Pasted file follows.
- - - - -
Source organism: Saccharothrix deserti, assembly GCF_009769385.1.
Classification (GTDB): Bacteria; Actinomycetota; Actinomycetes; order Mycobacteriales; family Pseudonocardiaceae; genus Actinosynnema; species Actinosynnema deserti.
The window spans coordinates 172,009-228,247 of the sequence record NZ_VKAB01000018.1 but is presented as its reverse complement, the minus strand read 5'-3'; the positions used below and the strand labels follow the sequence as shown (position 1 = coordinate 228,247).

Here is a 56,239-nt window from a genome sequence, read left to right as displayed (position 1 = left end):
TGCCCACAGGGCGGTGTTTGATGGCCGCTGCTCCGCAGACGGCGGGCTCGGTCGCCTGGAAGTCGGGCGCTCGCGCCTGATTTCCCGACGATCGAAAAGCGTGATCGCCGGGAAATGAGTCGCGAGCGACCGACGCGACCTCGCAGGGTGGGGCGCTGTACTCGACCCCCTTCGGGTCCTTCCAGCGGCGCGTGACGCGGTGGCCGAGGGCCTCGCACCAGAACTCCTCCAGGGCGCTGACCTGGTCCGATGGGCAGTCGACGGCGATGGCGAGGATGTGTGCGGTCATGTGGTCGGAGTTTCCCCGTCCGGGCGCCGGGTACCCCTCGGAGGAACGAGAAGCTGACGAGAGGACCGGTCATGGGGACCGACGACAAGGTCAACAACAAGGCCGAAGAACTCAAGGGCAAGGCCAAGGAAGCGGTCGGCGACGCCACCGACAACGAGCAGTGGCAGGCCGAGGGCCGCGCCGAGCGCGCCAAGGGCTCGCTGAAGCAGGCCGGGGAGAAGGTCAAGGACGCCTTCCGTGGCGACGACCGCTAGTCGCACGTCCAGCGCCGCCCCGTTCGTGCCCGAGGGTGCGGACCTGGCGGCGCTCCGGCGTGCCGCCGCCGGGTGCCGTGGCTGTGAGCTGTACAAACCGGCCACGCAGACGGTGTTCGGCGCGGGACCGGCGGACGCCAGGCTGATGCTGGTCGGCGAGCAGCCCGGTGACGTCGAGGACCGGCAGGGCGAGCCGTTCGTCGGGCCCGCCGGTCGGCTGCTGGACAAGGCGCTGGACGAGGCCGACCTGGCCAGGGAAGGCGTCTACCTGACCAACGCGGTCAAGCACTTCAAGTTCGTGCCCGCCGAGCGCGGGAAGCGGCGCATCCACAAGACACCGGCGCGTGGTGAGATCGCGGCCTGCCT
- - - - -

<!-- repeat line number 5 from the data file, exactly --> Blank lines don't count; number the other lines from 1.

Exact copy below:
TGCCCACAGGGCGGTGTTTGATGGCCGCTGCTCCGCAGACGGCGGGCTCGGTCGCCTGGAAGTCGGGCGCTCGCGCCTGATTTCCCGACGATCGAAAAGCGTGATCGCCGGGAAATGAGTCGCGAGCGACCGACGCGACCTCGCAGGGTGGGGCGCTGTACTCGACCCCCTTCGGGTCCTTCCAGCGGCGCGTGACGCGGTGGCCGAGGGCCTCGCACCAGAACTCCTCCAGGGCGCTGACCTGGTCCGATGGGCAGTCGACGGCGATGGCGAGGATGTGTGCGGTCATGTGGTCGGAGTTTCCCCGTCCGGGCGCCGGGTACCCCTCGGAGGAACGAGAAGCTGACGAGAGGACCGGTCATGGGGACCGACGACAAGGTCAACAACAAGGCCGAAGAACTCAAGGGCAAGGCCAAGGAAGCGGTCGGCGACGCCACCGACAACGAGCAGTGGCAGGCCGAGGGCCGCGCCGAGCGCGCCAAGGGCTCGCTGAAGCAGGCCGGGGAGAAGGTCAAGGACGCCTTCCGTGGCGACGACCGCTAGTCGCACGTCCAGCGCCGCCCCGTTCGTGCCCGAGGGTGCGGACCTGGCGGCGCTCCGGCGTGCCGCCGCCGGGTGCCGTGGCTGTGAGCTGTACAAACCGGCCACGCAGACGGTGTTCGGCGCGGGACCGGCGGACGCCAGGCTGATGCTGGTCGGCGAGCAGCCCGGTGACGTCGAGGACCGGCAGGGCGAGCCGTTCGTCGGGCCCGCCGGTCGGCTGCTGGACAAGGCGCTGGACGAGGCCGACCTGGCCAGGGAAGGCGTCTACCTGACCAACGCGGTCAAGCACTTCAAGTTCGTGCCCGCCGAGCGCGGGAAGCGGCGCATCCACAAGACACCGGCGCGTGGTGAGATCGCGGCCTGCCT